For another new component, we get NBK Evolution: How Would It All Go Down Today?, a 21-minute and 59-second featurette. It includes notes from Stone, actors Woody Harrelson and Juliette Lewis, TV reporter Steve Dunleavy, famous meatheads Tila Tequila and Joey Buttafuoco, X17 Paparazzi Agency co-owner Brandy Navarre, Boingboing.net co-editor Xeni Jardin, Wikipedia founder Jimmy Wales, Twitter co-founder Evan Williams, Flickr general manager Kakul Srivastava, and Youtube news manager Olivia Ma. They look at the film’s goals, reactions to it, the nature of the media and changes over the 15 years since the movie’s release. The show also looks at thoughts about how the Mickey/Mallory characters would work in the world of 2009.

Should you expect anything meaningful here? Not really. The folks involved with Killers talk about how awful the media and pop culture are, while most of the others defend their side. It’s tedious and often condescending. Some of the thoughts about how Killers would play today are mildly interesting, but they’re not particularly insightful.

Next we get Chaos Rising: The Storm Around Natural Born Killers, a documentary about the making of the movie. This 26-minute, 30-second program features interviews with Stone, Harrelson, Lewis, producers Don Murphy and Jane Hamsher, editor Hank Corwin, cinematographer Bob Richardson, and actors Tom Sizemore, Robert Downey, Jr., and Tommy Lee Jones. As a whole, it’s a fairly interesting piece. We get a good impression of how the shoot went, and there’s some nice discussion of the film’s impact. It’s a solid feature that didn’t make me appreciate the movie to any higher degree - I still think it’s simplistic and inane - but I enjoyed the ride nonetheless.

A variety of Deleted Scenes appear, as well as an Alternate Ending that can be found separately. The latter features an introduction from Stone that gives us some background about it. Including the intro, the “Alternate Ending” lasts four minutes and 54 seconds. It’s decent but not spectacular.

The six other deleted scenes run a total of 20 minutes and 49 seconds. These clips can be viewed with or without introductions from Stone; if you include Stone’s remarks, the running times grow to 24:08. All of the pieces are interesting, though one can easily understand why Stone cut them. For example, a courtroom scene in which Mickey cross-examines a witness is very entertaining, but it would have been very out of place in the completed film. Stone’s remarks discuss the reasons for their removal.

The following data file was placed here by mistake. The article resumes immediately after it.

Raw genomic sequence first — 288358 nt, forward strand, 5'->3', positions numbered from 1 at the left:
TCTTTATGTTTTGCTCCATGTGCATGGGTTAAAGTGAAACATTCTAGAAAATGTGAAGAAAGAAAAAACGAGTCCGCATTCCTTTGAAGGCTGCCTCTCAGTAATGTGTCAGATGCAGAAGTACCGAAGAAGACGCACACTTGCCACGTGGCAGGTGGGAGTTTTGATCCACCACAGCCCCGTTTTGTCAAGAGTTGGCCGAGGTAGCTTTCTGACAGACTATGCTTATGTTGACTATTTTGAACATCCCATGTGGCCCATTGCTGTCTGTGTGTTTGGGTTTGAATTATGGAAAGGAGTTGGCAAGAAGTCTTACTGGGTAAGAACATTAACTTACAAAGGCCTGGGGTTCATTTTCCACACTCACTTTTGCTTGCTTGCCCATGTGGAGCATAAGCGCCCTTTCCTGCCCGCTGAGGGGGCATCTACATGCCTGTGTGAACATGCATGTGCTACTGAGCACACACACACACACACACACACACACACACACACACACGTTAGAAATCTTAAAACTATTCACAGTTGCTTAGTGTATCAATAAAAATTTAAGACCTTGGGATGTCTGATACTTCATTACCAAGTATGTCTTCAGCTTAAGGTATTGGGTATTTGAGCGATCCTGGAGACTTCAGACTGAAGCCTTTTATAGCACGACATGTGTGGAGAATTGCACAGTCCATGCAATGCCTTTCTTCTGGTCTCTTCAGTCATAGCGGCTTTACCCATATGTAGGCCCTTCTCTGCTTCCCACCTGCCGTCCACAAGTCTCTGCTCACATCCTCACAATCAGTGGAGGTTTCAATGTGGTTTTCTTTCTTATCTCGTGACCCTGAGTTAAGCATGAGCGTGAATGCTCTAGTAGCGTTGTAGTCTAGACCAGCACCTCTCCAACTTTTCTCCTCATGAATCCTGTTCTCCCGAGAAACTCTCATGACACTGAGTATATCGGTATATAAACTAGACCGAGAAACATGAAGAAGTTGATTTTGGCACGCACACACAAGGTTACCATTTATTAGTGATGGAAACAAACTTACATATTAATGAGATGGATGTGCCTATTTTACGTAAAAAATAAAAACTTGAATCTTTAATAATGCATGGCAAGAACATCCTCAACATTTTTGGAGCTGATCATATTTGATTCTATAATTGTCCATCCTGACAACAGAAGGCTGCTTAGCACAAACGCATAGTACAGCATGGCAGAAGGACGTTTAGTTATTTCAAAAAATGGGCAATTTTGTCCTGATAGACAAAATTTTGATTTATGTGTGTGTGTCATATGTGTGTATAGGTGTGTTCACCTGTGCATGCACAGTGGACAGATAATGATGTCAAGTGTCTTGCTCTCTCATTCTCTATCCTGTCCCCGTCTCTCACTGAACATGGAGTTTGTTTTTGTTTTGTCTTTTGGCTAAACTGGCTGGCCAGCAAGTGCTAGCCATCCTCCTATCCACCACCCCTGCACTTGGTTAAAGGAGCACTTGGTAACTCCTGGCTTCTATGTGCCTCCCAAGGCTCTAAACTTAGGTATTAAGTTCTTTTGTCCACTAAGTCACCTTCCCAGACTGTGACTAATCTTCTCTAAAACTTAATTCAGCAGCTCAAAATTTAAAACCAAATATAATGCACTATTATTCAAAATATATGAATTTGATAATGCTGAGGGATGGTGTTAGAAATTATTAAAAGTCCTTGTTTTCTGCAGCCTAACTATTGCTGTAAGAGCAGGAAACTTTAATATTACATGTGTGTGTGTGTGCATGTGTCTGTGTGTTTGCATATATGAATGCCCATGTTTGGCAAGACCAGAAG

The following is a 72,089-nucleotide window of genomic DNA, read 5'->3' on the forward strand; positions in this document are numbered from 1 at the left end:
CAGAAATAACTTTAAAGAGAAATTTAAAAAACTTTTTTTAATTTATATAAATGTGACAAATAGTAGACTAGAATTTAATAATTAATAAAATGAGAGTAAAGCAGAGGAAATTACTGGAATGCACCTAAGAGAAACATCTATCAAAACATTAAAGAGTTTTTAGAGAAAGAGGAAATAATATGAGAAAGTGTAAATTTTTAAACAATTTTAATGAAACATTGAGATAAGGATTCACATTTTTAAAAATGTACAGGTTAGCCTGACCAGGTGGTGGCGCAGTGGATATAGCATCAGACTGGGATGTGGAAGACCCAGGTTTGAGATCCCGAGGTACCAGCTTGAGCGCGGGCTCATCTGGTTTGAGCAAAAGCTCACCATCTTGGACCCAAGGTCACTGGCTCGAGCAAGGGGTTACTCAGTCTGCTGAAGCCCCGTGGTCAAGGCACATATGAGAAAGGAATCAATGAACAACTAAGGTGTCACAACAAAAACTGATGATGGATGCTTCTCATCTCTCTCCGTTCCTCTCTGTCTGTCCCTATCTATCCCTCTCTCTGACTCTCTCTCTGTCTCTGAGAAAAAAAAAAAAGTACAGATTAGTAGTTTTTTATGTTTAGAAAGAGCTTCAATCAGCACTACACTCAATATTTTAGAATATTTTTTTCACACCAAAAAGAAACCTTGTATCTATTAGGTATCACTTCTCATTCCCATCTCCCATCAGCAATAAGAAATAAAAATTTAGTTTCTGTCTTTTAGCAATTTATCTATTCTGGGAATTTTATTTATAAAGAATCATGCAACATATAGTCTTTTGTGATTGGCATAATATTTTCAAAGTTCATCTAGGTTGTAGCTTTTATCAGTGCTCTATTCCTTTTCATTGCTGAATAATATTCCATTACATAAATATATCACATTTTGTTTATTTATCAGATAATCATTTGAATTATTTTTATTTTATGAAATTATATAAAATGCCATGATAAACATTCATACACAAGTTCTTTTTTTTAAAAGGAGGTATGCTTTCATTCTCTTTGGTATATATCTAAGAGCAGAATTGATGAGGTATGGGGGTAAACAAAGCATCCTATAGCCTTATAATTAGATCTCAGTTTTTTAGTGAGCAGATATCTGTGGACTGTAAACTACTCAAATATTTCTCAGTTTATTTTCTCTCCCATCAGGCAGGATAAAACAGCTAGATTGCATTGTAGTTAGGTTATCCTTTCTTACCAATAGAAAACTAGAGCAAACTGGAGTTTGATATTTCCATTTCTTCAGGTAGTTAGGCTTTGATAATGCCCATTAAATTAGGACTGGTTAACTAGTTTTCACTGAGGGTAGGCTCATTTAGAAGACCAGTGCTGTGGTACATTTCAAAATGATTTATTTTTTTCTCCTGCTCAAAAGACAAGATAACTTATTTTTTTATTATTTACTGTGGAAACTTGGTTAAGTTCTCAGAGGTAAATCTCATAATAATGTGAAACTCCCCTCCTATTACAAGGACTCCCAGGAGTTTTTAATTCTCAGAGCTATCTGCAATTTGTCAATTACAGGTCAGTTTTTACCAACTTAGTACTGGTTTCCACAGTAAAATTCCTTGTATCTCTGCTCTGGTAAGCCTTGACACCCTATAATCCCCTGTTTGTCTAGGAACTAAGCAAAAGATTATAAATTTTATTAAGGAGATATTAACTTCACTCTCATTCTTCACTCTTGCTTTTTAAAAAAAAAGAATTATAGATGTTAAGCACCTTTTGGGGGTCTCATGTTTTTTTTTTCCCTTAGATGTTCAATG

More commentary from Stone appears in a Charlie Rose Interview. Here we find 11 minutes and 38 seconds of footage in which Stone and Rose discuss the film and reactions to it. The clips are fairly compelling, though Stone offers nothing new here; he essentially just discusses issues already covered elsewhere on this disc.

In addition to the film’s trailer, we get a thick booklet. This includes two introductions from Stone – one new, one not-so-new – along with production notes, biographies for cast and Stone, trivia, 1994 “Director’s Notes” and an essay called “America’s Tradition of Violence”. It’s a nice complement to the package.

Note that I’m pretty sure the booklet mostly duplicates the material found with the 2008 Blu-ray of the film’s theatrical cut. All of the biographies refer to 2008 releases as upcoming, so clearly a) it’s a dated product, and b) no one bothered to update it for the 2009 Director’s Cut Blu-ray. It’s still a good booklet, but outside of the 2009 intro from Stone, I believe it’s recycled from its predecessor.

Natural Born Killers remains one of Oliver Stone’s most controversial films, though the attention it’s received seems unwarranted. Despite its lack of intelligence or insight, many appear to view it as a clever exploration of the place of media in modern society. Unfortunately, it simply reiterates a great deal of information that seems quite evident to anyone with half a brain and it never achieves anything worthwhile, though it can be a trippy and exciting ride. The Blu-ray provides purposefully inconsistent but strong picture plus solid sound and a collection of generally good extras. I have no complaints about this Blu-ray, but as a film, Killers is arrogant nonsense.

Viewer Film Ratings: 3.5555 Stars Number of Votes: 9